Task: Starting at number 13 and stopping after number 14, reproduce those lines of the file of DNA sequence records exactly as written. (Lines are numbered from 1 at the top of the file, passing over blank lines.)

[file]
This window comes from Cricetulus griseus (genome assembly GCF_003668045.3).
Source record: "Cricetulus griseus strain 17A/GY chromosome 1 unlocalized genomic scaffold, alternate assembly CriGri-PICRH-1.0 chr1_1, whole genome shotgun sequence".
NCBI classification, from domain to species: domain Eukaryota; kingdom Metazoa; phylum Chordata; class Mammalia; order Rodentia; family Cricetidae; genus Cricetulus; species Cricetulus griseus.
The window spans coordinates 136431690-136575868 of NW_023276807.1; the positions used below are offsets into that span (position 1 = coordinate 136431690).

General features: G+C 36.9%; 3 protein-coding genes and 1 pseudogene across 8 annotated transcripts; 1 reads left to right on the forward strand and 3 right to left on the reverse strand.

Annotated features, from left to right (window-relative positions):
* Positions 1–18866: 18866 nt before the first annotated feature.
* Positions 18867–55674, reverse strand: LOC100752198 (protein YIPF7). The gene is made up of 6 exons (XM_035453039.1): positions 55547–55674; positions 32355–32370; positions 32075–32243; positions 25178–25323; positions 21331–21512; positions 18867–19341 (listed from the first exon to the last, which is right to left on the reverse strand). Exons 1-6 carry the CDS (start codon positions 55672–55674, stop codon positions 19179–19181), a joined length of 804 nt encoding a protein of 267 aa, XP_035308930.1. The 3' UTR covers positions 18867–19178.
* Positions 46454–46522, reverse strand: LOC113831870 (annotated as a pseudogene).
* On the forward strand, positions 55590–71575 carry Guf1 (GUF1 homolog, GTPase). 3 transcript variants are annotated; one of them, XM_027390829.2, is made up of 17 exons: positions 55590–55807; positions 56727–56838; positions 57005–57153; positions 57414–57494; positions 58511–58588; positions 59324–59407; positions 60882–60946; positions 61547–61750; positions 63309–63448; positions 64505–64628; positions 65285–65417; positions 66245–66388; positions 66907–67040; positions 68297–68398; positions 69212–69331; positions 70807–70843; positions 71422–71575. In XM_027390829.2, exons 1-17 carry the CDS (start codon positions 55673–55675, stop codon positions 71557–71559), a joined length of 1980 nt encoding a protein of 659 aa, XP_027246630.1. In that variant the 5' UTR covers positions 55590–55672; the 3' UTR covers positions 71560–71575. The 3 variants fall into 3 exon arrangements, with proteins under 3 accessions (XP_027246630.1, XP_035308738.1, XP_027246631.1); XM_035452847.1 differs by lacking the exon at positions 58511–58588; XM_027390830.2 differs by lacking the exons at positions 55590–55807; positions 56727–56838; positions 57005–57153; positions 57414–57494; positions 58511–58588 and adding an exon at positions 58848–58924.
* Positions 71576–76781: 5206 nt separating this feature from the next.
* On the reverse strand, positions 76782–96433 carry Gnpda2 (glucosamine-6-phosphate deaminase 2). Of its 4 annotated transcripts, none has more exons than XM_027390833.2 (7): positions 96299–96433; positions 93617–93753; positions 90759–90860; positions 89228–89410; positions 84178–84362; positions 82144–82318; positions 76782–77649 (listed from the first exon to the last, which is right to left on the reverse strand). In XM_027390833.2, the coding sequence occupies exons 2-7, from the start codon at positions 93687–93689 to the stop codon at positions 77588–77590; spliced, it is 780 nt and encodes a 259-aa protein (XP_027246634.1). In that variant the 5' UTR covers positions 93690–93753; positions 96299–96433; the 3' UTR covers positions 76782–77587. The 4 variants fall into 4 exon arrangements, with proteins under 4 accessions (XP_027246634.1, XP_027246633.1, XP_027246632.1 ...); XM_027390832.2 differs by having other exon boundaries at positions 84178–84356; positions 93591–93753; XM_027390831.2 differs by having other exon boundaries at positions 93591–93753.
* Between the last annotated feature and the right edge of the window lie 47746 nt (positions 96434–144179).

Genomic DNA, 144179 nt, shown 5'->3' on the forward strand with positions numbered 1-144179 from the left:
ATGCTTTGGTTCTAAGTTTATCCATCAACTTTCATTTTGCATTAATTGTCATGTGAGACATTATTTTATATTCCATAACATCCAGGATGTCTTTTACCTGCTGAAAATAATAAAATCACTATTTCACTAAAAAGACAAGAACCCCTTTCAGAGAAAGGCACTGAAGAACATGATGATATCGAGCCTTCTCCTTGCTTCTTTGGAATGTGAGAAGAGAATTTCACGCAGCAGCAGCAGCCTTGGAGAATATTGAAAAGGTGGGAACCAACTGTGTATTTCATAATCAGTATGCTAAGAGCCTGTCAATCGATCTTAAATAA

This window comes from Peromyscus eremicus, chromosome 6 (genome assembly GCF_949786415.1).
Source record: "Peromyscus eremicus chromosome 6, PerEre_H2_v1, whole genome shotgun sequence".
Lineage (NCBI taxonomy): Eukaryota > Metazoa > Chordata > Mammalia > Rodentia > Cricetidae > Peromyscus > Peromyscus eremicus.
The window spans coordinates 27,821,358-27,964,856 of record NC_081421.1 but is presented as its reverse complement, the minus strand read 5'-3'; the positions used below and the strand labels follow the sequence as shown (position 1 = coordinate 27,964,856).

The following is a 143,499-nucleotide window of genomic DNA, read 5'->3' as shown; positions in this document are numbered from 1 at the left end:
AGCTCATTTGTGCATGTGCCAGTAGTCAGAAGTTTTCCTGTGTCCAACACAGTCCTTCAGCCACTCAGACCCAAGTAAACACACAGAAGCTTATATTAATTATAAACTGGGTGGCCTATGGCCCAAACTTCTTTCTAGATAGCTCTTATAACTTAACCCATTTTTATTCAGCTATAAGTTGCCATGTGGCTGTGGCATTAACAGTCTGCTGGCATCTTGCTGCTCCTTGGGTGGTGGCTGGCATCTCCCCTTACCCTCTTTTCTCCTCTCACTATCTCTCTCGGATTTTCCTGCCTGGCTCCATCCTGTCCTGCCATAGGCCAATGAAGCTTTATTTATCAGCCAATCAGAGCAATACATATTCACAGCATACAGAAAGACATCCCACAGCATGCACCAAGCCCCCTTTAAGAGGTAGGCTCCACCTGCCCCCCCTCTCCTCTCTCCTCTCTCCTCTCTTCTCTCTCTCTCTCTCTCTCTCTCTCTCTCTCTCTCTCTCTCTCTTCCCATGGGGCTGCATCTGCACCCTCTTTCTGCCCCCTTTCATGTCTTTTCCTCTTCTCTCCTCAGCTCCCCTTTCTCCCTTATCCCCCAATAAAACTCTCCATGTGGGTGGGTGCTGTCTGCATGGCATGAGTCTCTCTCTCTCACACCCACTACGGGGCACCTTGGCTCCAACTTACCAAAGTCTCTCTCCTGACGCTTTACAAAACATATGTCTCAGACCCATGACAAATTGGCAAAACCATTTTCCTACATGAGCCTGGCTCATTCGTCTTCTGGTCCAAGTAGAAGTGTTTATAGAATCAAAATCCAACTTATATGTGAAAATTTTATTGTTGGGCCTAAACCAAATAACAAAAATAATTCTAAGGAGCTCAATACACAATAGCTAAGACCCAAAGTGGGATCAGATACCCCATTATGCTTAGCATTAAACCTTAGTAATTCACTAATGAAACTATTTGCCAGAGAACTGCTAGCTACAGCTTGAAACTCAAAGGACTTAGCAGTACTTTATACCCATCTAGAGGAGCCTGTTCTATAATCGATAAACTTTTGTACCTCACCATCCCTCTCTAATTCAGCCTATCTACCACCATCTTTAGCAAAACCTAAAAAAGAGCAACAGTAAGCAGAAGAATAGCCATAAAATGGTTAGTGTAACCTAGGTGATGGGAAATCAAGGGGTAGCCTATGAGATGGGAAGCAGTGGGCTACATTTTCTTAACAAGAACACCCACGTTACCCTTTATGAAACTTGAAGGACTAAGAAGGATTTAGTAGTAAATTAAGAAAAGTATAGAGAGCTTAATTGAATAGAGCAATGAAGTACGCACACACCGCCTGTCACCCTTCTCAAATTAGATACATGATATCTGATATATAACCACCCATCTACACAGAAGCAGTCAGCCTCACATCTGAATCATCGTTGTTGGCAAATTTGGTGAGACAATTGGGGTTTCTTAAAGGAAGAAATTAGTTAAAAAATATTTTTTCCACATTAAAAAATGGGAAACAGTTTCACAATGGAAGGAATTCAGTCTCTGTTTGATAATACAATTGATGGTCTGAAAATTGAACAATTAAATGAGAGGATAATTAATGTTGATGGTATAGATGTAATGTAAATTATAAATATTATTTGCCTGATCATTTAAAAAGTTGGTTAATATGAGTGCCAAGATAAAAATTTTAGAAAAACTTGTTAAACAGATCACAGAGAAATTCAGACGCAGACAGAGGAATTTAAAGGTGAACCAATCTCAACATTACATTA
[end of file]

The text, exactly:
* Between the last annotated feature and the right edge of the window lie 47746 nt (positions 96434–144179).

Genomic DNA, 144179 nt, shown 5'->3' on the forward strand with positions numbered 1-144179 from the left: